By John Benny
(Reuters) - Brookfield Asset Management Inc (BAM.N) (BAMa.TO) said on Tuesday it would buy one of the two "yieldcos" of bankrupt U.S. solar company SunEdison Inc (SUNEQ.PK) and take a 51 percent stake in the other, for a total of about $1.41 billion.
Canada's largest alternative-asset manager is increasing its holding in TerraForm Power after first reporting a stake in June, when it called the SunEdison unit an "attractive investment opportunity".
Yieldcos are publicly traded units that hold renewable energy assets such as solar power plants and wind farms, including those bought from the sponsor or the parent company.
They have long-term agreements to sell power, giving them stable cash flows, but they are dependent on the transfer of assets from their parents to increase dividends.
Brookfield will acquire TerraForm Global Inc (GLBL.O) for about $787 million and increase its stake to 51 percent of TerraForm Power Inc (TERP.O) for $622 million.
Brookfield will also assume about $455 million of TerraForm Global's debt and pay $5.10 per TerraForm Global class A share, which represents a 20 percent premium to the stock's Monday closing price.
TerraForm Global owns or has contracts to acquire 952 megawatts of wind and solar power in Brazil, India, China, South Africa, Thailand, Malaysia and Uruguay.
TerraForm Power class A shareholders will get $11.46 per share in cash, below the stock's Monday close of $11.59.
TerraForm Power owns about 2,967 megawatts of solar and wind assets in the United States, Canada, the United Kingdom and Chile.
Brookfield, which owns over 17,000 megawatts of renewable energy assets, will replace SunEdison as TerraForm Power's sponsor once the deal closes. It had a 12.16 percent stake in TerraForm Power as of Feb. 17, according to Thomson Reuters data.
As part of the deal, TerraForm Power will issue about 6.6 million shares to SunEdison, which will leave SunEdison with a higher stake in the unit of 36.9 percent.
SunEdison will exchange its class B shares in TerraForm Global for 25 percent of TerraForm Global's class A shares.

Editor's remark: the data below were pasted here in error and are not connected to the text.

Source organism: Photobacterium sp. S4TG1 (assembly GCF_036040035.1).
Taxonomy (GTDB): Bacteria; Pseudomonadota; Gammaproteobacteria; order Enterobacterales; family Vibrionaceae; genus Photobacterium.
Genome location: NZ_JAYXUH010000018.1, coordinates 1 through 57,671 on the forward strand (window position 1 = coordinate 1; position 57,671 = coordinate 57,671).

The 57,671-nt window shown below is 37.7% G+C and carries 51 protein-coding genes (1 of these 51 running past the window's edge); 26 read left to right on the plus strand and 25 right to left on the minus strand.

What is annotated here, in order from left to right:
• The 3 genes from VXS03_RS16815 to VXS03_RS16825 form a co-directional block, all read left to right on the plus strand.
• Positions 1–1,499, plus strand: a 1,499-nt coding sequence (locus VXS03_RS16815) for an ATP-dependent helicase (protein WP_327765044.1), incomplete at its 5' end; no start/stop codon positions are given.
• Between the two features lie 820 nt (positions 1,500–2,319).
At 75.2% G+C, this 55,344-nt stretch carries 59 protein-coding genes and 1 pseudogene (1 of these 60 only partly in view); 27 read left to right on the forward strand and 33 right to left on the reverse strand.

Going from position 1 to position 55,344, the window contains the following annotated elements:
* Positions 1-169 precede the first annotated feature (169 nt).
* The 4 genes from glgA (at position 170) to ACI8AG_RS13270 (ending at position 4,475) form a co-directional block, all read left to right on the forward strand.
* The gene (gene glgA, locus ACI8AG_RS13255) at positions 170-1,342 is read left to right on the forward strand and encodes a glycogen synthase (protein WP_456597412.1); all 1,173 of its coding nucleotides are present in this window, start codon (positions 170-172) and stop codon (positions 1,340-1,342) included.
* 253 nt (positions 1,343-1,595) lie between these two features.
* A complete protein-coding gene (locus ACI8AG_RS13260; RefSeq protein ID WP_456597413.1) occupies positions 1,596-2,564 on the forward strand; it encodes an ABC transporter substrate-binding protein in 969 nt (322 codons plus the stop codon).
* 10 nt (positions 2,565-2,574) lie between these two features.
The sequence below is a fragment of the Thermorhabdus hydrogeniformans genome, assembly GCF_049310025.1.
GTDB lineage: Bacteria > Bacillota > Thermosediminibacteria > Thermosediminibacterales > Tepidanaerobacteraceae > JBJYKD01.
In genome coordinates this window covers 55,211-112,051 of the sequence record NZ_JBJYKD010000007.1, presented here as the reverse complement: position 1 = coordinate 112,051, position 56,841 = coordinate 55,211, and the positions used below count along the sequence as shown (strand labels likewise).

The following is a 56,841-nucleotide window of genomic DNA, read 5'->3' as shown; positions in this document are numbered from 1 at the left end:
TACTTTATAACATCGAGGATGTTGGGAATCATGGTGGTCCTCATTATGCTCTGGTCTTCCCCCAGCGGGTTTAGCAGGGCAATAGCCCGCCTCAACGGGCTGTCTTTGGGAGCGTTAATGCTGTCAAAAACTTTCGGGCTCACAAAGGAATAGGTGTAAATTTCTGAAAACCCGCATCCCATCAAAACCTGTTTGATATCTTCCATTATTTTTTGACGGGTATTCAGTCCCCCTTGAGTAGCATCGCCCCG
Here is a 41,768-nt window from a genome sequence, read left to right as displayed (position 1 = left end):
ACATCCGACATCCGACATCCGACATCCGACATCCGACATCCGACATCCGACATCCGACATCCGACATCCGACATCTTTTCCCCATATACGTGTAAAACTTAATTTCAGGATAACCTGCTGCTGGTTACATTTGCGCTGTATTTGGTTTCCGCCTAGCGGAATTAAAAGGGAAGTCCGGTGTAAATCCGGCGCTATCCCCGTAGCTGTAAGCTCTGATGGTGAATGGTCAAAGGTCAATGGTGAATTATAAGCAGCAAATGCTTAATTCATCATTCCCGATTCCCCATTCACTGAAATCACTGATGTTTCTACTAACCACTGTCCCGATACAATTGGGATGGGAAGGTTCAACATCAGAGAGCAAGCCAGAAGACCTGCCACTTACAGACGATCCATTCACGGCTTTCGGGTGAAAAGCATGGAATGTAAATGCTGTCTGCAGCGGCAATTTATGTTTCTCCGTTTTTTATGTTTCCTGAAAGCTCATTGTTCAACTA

SunEdison, once the fastest-growing U.S. renewable energy company, filed for Chapter 11 bankruptcy protection last year after a short-lived but aggressive binge of debt-fueled acquisitions proved unsustainable.
Separately on Tuesday, SunEdison won U.S. Bankruptcy Court approval for more time to file a plan for emerging from bankruptcy, beating back an objection to an extension by its unsecured creditors committee.
Chief Executive John Dubel, also SunEdison's chief restructuring officer, told the court the company would try to have a plan by March 29 and that it would share details of the plan with the committee within a week or two.
In court papers last month, the unsecured creditors committee charged SunEdison had left it "out in the cold" and had only been working with its secured creditors on a Chapter 11 plan.
Morgan Stanley, Centerview Partners and AlixPartners were financial advisers to TerraForm Power, while Greentech Capital Advisors, Centerview Partners, and AlixPartners advised TerraForm Global.
Rothschild and Ankura Consulting acted as financial advisers to SunEdison.
(Reporting by John Benny in Bengaluru; additional reporting by Jim Christie in San Francisco.; Editing by Sai Sachin Ravikumar and Frances Kerry)